NASA SBIR 2011 Solicitation

FORM B - PROPOSAL SUMMARY


PROPOSAL NUMBER: 11-1 S6.01-9256
SUBTOPIC TITLE: Technologies for Large-Scale Numerical Simulation
PROPOSAL TITLE: High-Quality Random Number Generation Software for High-Performance Computing

SMALL BUSINESS CONCERN (Firm Name, Mail Address, City/State/Zip, Phone)
DANIEL H. WAGNER ASSOCIATES, INC.
559 West Uwchlan Avenue, Suite 140
Exton, PA 19341 - 3013
(757) 727-7700

PRINCIPAL INVESTIGATOR/PROJECT MANAGER (Name, E-mail, Mail Address, City/State/Zip, Phone)
Timothy D Andersen
tim@va.wagner.com
2 Eaton St., Suite 500
Hampton, VA 23669 - 4045
(757) 727-7700

Estimated Technology Readiness Level (TRL) at beginning and end of contract:
Begin: 1
End: 3

TECHNICAL ABSTRACT (Limit 2000 characters, approximately 200 words)
Random number (RN) generation is the key software component that permits random sampling. Software for parallel RN generation (RNG) should be based on RNGs that are good serial generators, but also are suitable for concurrent execution, i.e. RNs produced by different concurrent processes must be statistically independent of one another. With dependence, the work done on one concurrent process will be partially redone on another process, thus reducing the efficiency of the concurrent computation and defeating the purpose of concurrency. Although parallel RNGs exist for older parallel computing paradigms such as clusters, modern advances in computer architecture, specifically the hardware support for multithreading via multicore and other architectures, and widely available computational coprocessor technologies, such as the General Purpose Graphics Processing Unit (GPGPU) have created the need for high-quality RNG software to support these new architectural features. Thus, this Phase I research project addresses these new architectures from a mathematically rigorous stand-point of preventing statistical dependence and allowing for reproducibility in modeling and simulation as well as other applications. In addition, it investigates applications to small memory technologies such as embedded systems and radio-frequency identification (RFID) chips.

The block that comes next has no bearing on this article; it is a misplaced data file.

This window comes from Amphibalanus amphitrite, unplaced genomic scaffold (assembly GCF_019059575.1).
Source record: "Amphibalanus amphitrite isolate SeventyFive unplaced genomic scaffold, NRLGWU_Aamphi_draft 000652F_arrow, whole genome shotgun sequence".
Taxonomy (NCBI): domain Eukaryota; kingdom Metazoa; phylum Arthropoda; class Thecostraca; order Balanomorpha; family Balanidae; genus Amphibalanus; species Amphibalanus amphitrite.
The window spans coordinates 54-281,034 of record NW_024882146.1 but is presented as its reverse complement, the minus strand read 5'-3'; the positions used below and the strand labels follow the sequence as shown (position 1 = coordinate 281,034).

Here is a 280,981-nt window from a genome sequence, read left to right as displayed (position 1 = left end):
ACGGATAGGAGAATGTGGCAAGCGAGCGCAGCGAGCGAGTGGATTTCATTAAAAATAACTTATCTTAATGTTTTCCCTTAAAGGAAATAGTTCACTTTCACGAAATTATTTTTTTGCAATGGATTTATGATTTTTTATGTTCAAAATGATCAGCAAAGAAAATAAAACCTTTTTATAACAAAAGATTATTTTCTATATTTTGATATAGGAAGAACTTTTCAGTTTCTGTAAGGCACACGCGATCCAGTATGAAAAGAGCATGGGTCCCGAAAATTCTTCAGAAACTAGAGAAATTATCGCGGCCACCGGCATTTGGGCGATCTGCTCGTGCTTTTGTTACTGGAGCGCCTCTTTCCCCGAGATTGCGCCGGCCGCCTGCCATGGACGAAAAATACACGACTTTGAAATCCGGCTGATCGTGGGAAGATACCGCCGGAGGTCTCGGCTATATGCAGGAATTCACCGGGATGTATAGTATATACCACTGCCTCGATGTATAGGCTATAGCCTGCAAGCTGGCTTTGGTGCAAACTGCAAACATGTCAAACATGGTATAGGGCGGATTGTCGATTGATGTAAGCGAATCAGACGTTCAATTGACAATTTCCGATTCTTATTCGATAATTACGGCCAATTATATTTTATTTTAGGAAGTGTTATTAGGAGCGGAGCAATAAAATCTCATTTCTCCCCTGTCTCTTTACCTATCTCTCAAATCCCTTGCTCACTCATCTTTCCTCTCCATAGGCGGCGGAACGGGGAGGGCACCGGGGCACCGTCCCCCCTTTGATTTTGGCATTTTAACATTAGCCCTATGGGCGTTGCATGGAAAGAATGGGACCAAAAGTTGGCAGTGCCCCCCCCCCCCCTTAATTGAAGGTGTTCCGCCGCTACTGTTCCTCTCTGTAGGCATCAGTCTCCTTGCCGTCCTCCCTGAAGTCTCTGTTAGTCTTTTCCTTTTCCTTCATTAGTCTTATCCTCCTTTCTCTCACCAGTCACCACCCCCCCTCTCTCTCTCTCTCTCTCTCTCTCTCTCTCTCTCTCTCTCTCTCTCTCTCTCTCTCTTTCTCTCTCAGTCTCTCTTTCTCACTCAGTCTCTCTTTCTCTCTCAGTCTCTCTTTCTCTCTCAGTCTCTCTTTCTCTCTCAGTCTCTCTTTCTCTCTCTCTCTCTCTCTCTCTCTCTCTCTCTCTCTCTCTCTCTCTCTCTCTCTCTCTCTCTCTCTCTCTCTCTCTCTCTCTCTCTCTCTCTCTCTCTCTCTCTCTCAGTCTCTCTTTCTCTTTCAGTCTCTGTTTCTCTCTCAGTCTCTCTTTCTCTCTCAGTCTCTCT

POTENTIAL NASA COMMERCIAL APPLICATIONS (Limit 1500 characters, approximately 150 words)
The main beneficiary of the proposed tool is NASA Ames Research Center's Advanced Supercomputing Division (http://www.nas.nasa.gov/) which provides tools and resources for supercomputing at NASA. Random number generation is important in any project with a stochastic component and the advantage of a GPGPU approach is a major saving in money for computational power. A number of other NASA centers rely on detailed simulations of stochastic processes on supercomputers. The NASA Center for Climate Simulation (http://www.nccs.nasa.gov/) provides climate simulation tools and high-performance computing resources for NASA projects. Such simulations would benefit from GPGPU random number generation tools. NASA is a key participant in the federal High Performance Computing and Communications (HPCC) Program (http://www.hq.nasa.gov/hpcc/mission.htm) to extend U.S. technological leadership in high-performance computing and communications for the benefit of NASA stakeholders: the U.S. aeronautics, Earth and space sciences, and spaceborne research communities. The projects NASA HPCC supports would also benefit from the proposed tools.

POTENTIAL NON-NASA COMMERCIAL APPLICATIONS (Limit 1500 characters, approximately 150 words)
The market for parallel random number generators is large and expanding. Virtually all scientific computing applications have a stochastic component requiring random numbers and any parallelization requires a parallel RNG to avoid coherence. The three largest RNG-consuming applications are (1) discrete-event simulation including war gaming, many systems-level simulation tools, and video games (e.g., Army training simulations); (2) particle Monte Carlo for simulating nuclear weapons and other large nuclear processes (astrophysics) and for planning treatments for radiology; and (3) finance where MC based computations are mandated in many nations under the Basel II accord for banking supervision; insurance companies, hedge funds, and investment firms rely on MC to price derivative products. Other consumers are intelligence agencies doing cryptanalysis and cryptography, aerospace and defense contractors doing modeling and simulation, and universities and federally funded research labs/national labs that do noise modeling and statistical analysis.

TECHNOLOGY TAXONOMY MAPPING (NASA's technology taxonomy has been developed by the SBIR-STTR program to disseminate awareness of proposed and awarded R/R&D in the agency. It is a listing of over 100 technologies, sorted into broad categories, of interest to NASA.)
Computer System Architectures
Data Modeling (see also Testing & Evaluation)
Data Processing


Form Generated on 11-22-11 13:43